Should I start a personal pension fund?
- Credit: Getty Images/iStockphoto
Douglas Bridges, an Independent Financial Adviser with Smith & Pinching, advises on pension funds.
I’m in my mid fifties and have begun to think seriously about my retirement. I’ve been a part of my employer’s pension scheme for a long time – probably about 20 years now – but haven’t done anything with it other than what was needed as a minimum to get the company’s contribution. I’d like to start increasing what I put into a pension now but wonder if I should contribute to my employer’s scheme or start a personal pension.
Douglas Bridges of Smith & Pinching responds:
Topping up your pension savings is generally a good idea if you can afford to do so, as you will receive tax relief for your contributions – which means that for every £8 you put into a scheme, the government will add a further £2 if you are a basic rate taxpayer, and more if you are a higher or additional rate taxpayer.
However, I can’t tell you whether to use your workplace scheme without finding out more about it. We’d need to look at the scheme’s suitability for you in terms of its performance, investment strategy and if it’s aligned to your risk profile, as well as evaluating your circumstances and future needs. In addition, not every workplace scheme will accept additional contributions. It is nevertheless important to explore the options available through your workplace scheme as your employer may perhaps increase their contribution if you increase yours.
It may well be that a new Personal Pension scheme can be better tailored to your needs. Again, this will depend on you and what you want to achieve.
You may also want to watch:
You can choose to make additional contributions on either a one-off or a regular basis. Within any given tax year you can contribute up to 100pc of your salary – or up to £3,600 if you earn less than that – up to the annual allowance for pensions. Currently the annual allowance stands at £40,000 provided you haven’t already started taking flexible benefits from your fund in which case it drops to just £4,000 per year. There’s another scenario where your annual allowance might be less than the standard amount: if you are a particularly high earner you may be subject to a tapered reduction in your annual allowance.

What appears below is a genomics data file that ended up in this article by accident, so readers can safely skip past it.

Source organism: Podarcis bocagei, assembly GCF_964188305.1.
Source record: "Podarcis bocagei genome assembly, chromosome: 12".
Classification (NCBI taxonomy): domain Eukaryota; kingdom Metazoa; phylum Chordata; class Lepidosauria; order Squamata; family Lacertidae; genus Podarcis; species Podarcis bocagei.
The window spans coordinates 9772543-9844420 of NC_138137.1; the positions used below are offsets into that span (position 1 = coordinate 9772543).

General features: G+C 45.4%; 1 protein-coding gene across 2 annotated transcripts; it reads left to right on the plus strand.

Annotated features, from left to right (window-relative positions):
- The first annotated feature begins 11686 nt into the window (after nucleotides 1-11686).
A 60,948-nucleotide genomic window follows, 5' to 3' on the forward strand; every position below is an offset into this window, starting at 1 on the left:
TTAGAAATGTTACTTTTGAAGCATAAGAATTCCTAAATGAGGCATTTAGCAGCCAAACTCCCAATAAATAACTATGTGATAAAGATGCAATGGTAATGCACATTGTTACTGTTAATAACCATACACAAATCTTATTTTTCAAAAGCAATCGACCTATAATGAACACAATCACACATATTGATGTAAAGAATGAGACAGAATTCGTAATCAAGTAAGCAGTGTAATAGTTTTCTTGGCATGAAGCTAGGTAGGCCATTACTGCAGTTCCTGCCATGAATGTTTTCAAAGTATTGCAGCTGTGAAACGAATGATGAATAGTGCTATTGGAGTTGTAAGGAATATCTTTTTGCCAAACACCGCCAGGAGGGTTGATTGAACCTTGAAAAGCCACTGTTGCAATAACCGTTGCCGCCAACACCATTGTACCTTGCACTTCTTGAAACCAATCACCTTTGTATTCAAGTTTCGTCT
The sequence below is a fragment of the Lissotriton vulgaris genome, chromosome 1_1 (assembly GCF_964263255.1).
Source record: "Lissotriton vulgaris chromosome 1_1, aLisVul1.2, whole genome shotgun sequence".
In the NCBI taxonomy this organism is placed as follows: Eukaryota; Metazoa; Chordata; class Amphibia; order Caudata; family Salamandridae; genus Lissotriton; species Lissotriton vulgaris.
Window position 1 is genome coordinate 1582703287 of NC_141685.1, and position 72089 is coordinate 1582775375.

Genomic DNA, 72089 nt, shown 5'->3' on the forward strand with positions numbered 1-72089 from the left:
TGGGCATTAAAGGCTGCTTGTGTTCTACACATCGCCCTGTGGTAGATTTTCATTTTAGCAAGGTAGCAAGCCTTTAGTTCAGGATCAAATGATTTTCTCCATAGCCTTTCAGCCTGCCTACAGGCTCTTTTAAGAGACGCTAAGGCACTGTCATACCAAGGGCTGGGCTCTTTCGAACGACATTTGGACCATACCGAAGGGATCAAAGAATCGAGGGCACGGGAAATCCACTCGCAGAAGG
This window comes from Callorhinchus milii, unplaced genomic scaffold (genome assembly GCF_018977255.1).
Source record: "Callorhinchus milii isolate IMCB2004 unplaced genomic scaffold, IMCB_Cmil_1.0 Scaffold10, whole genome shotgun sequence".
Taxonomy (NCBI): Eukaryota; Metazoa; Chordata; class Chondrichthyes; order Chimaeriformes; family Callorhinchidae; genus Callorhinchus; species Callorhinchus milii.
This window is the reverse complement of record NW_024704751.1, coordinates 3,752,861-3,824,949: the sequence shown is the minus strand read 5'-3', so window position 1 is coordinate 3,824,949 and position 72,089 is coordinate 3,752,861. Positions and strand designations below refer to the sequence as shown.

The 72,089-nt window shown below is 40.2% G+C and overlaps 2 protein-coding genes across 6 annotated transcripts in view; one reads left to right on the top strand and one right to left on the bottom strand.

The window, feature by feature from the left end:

Getting independent advice at this point is a good idea, as you begin to plan for the reality of retirement. You have a number of working years ahead of you in which you could potentially add a significant amount to your pension savings: knowing what you need to put aside to achieve your desired lifestyle in retirement will be critical to your planning.
- 1 Norfolk bowls star tests positive at world indoor championships
- 2 Warnings for snow and ice in place across region
- 3 Egg and Spud Man's delivery service booms in lockdown
- 4 New Toolstation branch coming to Wymondham?
- 5 Norwich teacher questions home secretary over Covid policy in schools
- 6 People with Covid could get £500 to stay at home
- 7 Hethersett student offered place at prestigious music school
- 8 New Covid variant has 'higher degree of mortality', warns PM
- 9 Council agrees u-turn on churchyard grass cutting
- 10 Date for museum's reopening 'pencilled in' after missing whole 2020 season
Any opinions expressed in this article do not constitute advice. The value of an investment and the income from it could go down as well as up. The return at the end of the investment period is not guaranteed and you may get back less than you originally invested.
For more information visit smith-pinching.co.uk